One of the first scenes in which the seemingly tyrannical general subtly reveals his more humane tenderness.

Something else that you can see in this clip is how the acting has evolved. Almost gone are the grandiose movements of earlier silent films. The actors behave and talk much more realistically, being on-par with modern thespians. Thanks to this, the 21st century viewer can more easily sense the emotions of the characters and empathize with them. As exhibit A, I suggest looking at the general's walk and face when he's retrieving his mistress/would-be assassin's cigarette, pondering whether he's about to die for his love of her; maybe even dutifully accepting it. The whole movie is filled with such moments. The capper is the look on Sergeus' face as his life is ripped from him. From contented to utterly haunted, his wide eyes are burned into my mind. Emil Jannings, who won the very first "Best Actor" Academy Award for the role, was truly amazing.

Alas, it was not a perfect viewing experience. A few minor things made me wince just a bit. One was the music score. Maybe the original, in-theater score was better, but this tape had the standard silent film organ music. I realize that this was the norm for the day, but here in 2010, it made me feel like I was watching an Icecapades extravaganza during an intermission at a minor league hockey game. For a moment, I thought the Hanson brothers were going to charge onto the screen and start throwing wicked hip checks.

Another, more prominent blemish is the gaps in the story. The flashback format works extremely well, but the ten-year time jump gives you no explanation as to how Alexander gets from crying in the Russian snow to subsistence living in a Hollywood boarding house. I realize that it's not the most crucial detail, but I wondered about it all the same.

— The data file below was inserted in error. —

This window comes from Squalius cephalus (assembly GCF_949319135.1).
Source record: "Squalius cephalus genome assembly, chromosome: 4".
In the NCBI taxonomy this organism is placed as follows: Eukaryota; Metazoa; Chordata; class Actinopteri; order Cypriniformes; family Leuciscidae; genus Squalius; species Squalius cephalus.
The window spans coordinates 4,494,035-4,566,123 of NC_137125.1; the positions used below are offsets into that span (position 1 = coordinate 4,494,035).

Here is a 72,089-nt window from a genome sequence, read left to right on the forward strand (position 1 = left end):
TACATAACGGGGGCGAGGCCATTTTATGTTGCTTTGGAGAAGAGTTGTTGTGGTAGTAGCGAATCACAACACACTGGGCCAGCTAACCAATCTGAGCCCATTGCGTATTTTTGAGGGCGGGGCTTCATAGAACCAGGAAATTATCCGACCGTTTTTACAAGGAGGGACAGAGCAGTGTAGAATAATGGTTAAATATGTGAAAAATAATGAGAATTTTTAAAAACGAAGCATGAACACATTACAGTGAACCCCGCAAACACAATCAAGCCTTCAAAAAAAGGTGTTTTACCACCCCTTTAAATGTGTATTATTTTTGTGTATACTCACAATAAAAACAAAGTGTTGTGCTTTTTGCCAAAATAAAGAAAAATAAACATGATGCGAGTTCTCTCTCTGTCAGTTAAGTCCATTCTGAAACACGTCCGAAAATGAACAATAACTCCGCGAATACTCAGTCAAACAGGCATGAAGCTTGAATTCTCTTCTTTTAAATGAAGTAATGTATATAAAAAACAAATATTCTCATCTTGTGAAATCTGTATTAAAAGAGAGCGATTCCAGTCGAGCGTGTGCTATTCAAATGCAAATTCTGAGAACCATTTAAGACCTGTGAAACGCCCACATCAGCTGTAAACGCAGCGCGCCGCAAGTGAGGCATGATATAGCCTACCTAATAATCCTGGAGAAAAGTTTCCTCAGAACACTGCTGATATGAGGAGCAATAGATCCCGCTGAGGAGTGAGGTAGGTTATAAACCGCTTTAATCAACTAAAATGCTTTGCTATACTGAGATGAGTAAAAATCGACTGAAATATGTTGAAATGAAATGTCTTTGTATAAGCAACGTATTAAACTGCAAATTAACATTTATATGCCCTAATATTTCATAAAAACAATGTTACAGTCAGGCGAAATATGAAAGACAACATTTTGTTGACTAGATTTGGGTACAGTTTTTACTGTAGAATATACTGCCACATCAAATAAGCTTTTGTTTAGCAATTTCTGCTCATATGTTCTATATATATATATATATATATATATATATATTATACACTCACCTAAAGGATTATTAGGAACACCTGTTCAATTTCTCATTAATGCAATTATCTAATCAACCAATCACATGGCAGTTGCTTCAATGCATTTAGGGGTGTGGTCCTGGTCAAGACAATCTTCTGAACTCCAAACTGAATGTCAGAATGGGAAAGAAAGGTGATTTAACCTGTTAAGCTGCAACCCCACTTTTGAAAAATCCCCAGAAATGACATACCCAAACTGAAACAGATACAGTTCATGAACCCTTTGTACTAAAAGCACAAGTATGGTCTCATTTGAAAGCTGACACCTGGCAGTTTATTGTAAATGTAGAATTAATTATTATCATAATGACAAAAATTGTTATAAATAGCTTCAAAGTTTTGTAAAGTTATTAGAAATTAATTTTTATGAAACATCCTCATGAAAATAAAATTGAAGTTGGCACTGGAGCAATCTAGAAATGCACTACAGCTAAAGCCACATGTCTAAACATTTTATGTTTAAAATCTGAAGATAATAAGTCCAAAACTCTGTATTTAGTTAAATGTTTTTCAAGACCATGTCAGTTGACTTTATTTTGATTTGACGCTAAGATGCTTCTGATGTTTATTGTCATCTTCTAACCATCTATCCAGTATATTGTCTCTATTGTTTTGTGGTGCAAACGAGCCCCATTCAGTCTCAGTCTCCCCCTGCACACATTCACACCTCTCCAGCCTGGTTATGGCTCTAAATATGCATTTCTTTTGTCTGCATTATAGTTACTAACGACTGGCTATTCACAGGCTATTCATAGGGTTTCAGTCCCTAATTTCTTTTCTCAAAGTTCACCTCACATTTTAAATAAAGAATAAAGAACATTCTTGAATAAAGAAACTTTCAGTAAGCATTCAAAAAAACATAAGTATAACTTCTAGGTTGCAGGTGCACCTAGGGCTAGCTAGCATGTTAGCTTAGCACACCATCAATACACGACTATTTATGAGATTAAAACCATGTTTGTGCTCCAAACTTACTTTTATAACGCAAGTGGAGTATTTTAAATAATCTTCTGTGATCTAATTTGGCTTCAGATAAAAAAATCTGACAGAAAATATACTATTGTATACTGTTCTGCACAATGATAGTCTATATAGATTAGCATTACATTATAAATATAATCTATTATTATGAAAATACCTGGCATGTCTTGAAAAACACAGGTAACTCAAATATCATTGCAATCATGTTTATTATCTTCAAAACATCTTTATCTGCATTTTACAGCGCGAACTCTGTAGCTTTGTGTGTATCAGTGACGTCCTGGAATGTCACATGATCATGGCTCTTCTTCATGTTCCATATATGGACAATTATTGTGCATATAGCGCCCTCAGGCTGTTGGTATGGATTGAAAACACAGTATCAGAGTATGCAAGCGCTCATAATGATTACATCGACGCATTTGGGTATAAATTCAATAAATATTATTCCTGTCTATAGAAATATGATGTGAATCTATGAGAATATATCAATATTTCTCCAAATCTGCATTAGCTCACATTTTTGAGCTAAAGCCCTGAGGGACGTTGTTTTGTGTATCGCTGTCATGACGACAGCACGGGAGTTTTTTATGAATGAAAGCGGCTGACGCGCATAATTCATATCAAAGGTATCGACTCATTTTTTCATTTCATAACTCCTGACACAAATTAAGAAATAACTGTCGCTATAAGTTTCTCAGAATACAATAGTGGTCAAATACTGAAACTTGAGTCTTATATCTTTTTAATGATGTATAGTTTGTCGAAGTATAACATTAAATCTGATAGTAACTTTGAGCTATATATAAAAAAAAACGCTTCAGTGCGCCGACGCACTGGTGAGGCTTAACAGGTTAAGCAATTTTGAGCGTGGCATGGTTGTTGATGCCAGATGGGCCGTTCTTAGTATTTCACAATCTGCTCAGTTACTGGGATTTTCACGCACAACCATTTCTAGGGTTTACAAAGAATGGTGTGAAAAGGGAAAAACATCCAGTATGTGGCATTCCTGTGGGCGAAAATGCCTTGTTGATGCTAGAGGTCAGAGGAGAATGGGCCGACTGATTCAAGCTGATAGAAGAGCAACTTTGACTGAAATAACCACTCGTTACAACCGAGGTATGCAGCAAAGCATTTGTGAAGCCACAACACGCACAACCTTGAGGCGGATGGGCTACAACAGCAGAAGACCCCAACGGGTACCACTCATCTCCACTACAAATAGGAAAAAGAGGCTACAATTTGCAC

The only other bugaboo was the titles. It has nothing to do with the acting or the other, more essential components of the movie, but a few of them were distractingly hokey. The prize-winner was when the general captures his revolutionary mistress and says, "You are now my prisoner of war. And my prisoner of love!" Ouch. Not even Sir Laurence Olivier could pull off that line.

But that's it for the downside. Fairly easily overlooked, and leaving me saying that this is easily the most enjoyable film I've watched from the list so far. In fact, I had initially planned to sell the tape after watching the film. Now, I plan to keep it and watch it at least once more. If you think you have the patience for a silent flick (it's just under 90 minutes), this one's a gem.

Take 2: A Few More Thoughts After Some Research (or, "Why Film Geeks Love This Movie"):

There's actually not a ton of analysis of this film out there, perhaps because the story, while packing emotional power, is rather straightforward. The one thing that the critics of the past and present point to is the acting. As mentioned, Emil Jannings garnered the very first Academy Awards for Best Actor in this one (amazingly, he was also nominated for The Way of All Flesh in the same year). Here's the original TIME Magazine review of The Last Command. I particularly like the description of Jannings as "clumsy-faced, blacksmith-muscled" and "think-fingered," while the writer praises him.

In addition to Jannings's brilliant acting is that of William Powell, who portrayed the general's nemesis as the Russian Bolshevik revolutionary-turned-Hollywood film director (it's far less ridiculous in the film than it reads - trust me). I know Powell from a few talkie films like The Thin Man and My Man Godfrey. While he's fantastic in those later films, I agree with critics who give him the nod - his subtle facial gestures and calm, steely gazes were just as effective in silent films. He lent yet another strong presence to an incredible movie.

That's a wrap. 4 films in the can. 101 to go.
Next Film: The Crowd (1928):
I guess this film was a smash-hit in China, based on the bilingual movie poster here. Like the previous two films, this one will be a totally new experience for me. Check back in a few days for the review.